"The inflammatory eye disorder autoimmune uveitis occurs when a person's immune system goes awry, attacking proteins in the eye. What spurs this response is a mystery, but now a study on mice suggests that bacteria in the gut may provide a kind of"...
Lodoxamide tromethamine is a mast cell stabilizer that inhibits the in vivo Type I immediate hypersensitivity reaction. Lodoxamide therapy inhibits the increases in cutaneous vascular permeability that are associated with reagin or IgE and antigen-mediated reactions.
In vitro studies have demonstrated the ability of lodoxamide to stabilize rodent mast cells and prevent antigen-stimulated release of histamine. In addition, lodoxamide prevents the release of other mast cell inflammatory mediators (i.e., SRS-A, slow-reacting substances of anaphylaxis, also known as the peptido-leukotrienes) and inhibits eosinophil chemotaxis. Although lodoxamide's precise mechanism of action is unknown, the drug has been reported to prevent calcium influx into mast cells upon antigen stimulation.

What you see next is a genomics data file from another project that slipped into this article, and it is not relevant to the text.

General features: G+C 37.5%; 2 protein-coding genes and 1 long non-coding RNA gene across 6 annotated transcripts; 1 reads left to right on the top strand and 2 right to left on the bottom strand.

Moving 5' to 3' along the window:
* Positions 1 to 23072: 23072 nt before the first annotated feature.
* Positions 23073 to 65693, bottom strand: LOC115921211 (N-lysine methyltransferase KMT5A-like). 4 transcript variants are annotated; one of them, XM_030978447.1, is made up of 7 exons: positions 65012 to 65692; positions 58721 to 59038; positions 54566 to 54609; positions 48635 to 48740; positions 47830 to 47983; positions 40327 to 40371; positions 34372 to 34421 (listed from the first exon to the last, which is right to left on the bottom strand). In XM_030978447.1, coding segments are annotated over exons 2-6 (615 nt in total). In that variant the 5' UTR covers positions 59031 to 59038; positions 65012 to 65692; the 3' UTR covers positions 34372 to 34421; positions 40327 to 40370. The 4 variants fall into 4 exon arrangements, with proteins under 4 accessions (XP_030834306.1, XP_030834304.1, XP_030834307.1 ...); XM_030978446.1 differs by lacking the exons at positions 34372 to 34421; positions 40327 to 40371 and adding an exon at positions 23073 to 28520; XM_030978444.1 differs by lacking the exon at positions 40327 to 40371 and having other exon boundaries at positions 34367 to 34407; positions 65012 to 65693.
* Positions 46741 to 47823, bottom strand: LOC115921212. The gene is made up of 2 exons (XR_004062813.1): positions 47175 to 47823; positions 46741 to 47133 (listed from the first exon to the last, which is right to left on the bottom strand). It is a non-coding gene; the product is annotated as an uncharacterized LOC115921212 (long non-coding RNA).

Lodoxamide has no intrinsic vasoconstrictor, antihistaminic, cyclooxygenase inhibition, or other anti-inflammatory activity.
The disposition of 14C-lodoxamide was studied in six healthy adult volunteers receiving a 3 mg (50 μCi) oral dose of lodoxamide. Urinary excretion was the major route of elimination. The elimination half-life of 14C-lodoxamide was 8.5 hours in urine. In a study conducted in twelve healthy adult volunteers, topical administration of ALOMIDE® (lodoxamide tromethamine ophthalmic solution) 0.1%, one drop in each eye four times per day for ten days, did not result in any measurable lodoxamide plasma levels at a detection limit of 2.5 ng/mL.
Last reviewed on RxList: 8/14/2008
This monograph has been modified to include the generic and brand name in many instances.
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